Single-sheet prints were first produced from woodblocks in the early 1400s. Many of those that were made as individual artworks do not survive, and those in good condition were often preserved because they were pasted inside books. This woodcut print was glued to the inside front cover of a fifteenth-century breviary from a Franciscan monastery in the Bavarian city of Ingolstadt.
By the second century Christians began to interpret the ‘crimsoned garments’ of Isaiah 63:1–3 (cf. Revelation 19:11–16) as a prophecy of Christ’s blood-stained body. Christ treads the winepress during his Passion, producing the Eucharistic cup. This reading took deep root in the literary and iconographic tradition of the Middle Ages and the Renaissance, and was depicted in a wide variety of media, including woodcuts, illuminated manuscripts, frescoes, stained glass, and even sculpted stone relief.
Glued into the breviary, this woodcut invites its user to contemplate Christ’s Passion and the Eucharist. As Christ treads the grapes, his blood drips down, mixing with the juice of the fruit and draining into a chalice. With his right arm wrapped around the winepress’s upper beam, Christ pulls the press down upon himself, as if to intensify his sufferings. With God the Father above him and Mary at his left, Christ points to his pierced side—the wound most associated with the Eucharist—as though to warn the viewer not to doubt as Thomas did (John 20:24–29).
The Evangelists surround Christ, depicted by their symbols (from the Prophet Ezekiel’s vision as recounted in Ezekiel 1; cf. Revelation 4:6–8): a man (Matthew), lion (Mark), ox (Luke), and eagle (John). St Matthew, in the lower right, dips his quill into the chalice, literally writing his Gospel with Christ’s blood and thereby emphasizing the unity of Scripture with the Word made flesh (verbum incarnatum and verbum scriptum). Cascading like a waterfall of words, seven banderoles present the figures’ prayers, in which the worshipper is invited to join.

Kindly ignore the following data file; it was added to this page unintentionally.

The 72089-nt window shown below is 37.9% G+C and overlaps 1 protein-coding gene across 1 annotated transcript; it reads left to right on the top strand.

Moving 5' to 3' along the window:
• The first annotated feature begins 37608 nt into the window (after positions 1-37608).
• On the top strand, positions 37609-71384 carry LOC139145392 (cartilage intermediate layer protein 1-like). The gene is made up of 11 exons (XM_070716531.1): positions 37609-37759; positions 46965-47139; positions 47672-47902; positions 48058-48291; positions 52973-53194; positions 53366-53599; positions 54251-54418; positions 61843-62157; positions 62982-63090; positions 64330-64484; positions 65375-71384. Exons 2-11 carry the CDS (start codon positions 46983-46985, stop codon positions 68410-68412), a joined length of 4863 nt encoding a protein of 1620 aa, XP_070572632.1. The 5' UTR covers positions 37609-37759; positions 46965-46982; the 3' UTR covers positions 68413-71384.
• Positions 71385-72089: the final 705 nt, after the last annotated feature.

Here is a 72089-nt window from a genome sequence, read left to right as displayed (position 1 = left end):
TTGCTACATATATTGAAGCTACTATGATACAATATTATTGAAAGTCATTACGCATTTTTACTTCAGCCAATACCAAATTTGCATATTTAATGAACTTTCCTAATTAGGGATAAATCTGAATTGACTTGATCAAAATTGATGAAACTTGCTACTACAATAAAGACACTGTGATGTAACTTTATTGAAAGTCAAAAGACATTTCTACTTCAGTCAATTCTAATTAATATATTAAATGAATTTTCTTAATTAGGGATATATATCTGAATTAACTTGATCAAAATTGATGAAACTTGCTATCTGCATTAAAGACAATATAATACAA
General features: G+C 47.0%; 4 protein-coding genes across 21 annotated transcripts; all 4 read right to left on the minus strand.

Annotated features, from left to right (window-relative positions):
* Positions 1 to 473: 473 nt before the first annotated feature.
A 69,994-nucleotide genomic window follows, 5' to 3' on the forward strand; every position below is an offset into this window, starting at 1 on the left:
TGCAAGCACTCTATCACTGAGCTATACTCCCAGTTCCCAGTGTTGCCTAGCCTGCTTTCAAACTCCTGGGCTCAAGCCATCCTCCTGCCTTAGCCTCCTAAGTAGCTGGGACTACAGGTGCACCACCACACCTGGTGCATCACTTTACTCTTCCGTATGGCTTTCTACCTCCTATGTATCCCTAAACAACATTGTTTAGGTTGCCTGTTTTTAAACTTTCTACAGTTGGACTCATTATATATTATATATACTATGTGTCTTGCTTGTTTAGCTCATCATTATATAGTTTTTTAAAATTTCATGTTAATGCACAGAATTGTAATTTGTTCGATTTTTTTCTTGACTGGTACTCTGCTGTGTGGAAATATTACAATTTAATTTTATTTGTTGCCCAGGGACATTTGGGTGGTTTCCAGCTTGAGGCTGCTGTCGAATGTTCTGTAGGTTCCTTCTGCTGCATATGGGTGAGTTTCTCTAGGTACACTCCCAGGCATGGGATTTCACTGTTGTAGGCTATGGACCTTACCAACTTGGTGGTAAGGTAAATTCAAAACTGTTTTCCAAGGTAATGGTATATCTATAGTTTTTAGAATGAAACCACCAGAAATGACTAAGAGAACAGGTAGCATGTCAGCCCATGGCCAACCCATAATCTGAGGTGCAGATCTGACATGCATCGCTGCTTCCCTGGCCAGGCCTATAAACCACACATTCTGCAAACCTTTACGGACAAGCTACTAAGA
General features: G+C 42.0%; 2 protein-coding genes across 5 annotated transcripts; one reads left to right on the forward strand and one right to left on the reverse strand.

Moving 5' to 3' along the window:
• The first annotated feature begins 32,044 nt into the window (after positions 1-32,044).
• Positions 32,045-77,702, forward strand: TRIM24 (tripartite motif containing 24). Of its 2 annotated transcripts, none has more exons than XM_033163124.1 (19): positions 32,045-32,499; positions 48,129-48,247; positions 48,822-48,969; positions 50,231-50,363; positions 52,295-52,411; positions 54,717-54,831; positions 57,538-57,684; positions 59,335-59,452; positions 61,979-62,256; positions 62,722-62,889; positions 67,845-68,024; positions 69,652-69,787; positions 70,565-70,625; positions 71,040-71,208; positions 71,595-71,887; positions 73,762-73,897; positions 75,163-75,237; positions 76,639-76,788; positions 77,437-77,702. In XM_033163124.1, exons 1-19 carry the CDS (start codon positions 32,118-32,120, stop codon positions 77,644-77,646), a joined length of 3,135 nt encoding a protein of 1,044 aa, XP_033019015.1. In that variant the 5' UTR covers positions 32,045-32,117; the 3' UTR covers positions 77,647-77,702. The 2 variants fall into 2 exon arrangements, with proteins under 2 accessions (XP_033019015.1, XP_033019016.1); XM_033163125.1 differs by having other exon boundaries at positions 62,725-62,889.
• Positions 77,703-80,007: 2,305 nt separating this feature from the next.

Gertsman, Elina. 2013. ‘Multiple Impressions: Christ in the Winepress and the Semiotics of the Printed Image’, Art History, 36.2: 310–337
Gurewich, Vladimir. 1957. ‘Observations on the Iconography of the Wound in Christ’s Side, with Special Reference to Its Position’, Journal of the Warburg and Courtauld Institutes, 20.3/4: 358–362
Parshall, Peter and Rainer Schoch. 2005. Origins of European Printmaking: Fifteenth-Century Woodcuts and Their Public (New Haven: Yale University Press)
Wilken, Robert Louis (trans.) with Angela Russell Christman and Michael J. Hollerich. 2007. Isaiah: Interpreted by Early Christian and Medieval Commentators, The Church’s Bible (Grand Rapids: Eerdmans)
63Who is this that comes from Edom,
in crimsoned garments from Bozrah,
he that is glorious in his apparel,
marching in the greatness of his strength?
“It is I, announcing vindication,
mighty to save.”
2Why is thy apparel red,
and thy garments like his that treads in the wine press?
3“I have trodden the wine press alone,
and from the peoples no one was with me;
I trod them in my anger
and trampled them in my wrath;
their lifeblood is sprinkled upon my garments,
and I have stained all my raiment.
4For the day of vengeance was in my heart,
and my year of redemption has come.
5I looked, but there was no one to help;
I was appalled, but there was no one to uphold;
so my own arm brought me victory,
and my wrath upheld me.
6I trod down the peoples in my anger,
I made them drunk in my wrath,
and I poured out their lifeblood on the earth.”
7I will recount the steadfast love of the Lord,
the praises of the Lord,
according to all that the Lord has granted us,
and the great goodness to the house of Israel
which he has granted them according to his mercy,
according to the abundance of his steadfast love.
8For he said, Surely they are my people,
sons who will not deal falsely;
and he became their Savior.
9In all their affliction he was afflicted,
and the angel of his presence saved them;
in his love and in his pity he redeemed them;
he lifted them up and carried them all the days of old.
10But they rebelled
and grieved his holy Spirit;
therefore he turned to be their enemy,
and himself fought against them.
11Then he remembered the days of old,
of Moses his servant.
Where is he who brought up out of the sea
the shepherds of his flock?
Where is he who put in the midst of them
his holy Spirit,
12who caused his glorious arm
to go at the right hand of Moses,
who divided the waters before them
to make for himself an everlasting name,
13who led them through the depths?
Like a horse in the desert,
they did not stumble.
14Like cattle that go down into the valley,
the Spirit of the Lord gave them rest.
So thou didst lead thy people,
to make for thyself a glorious name.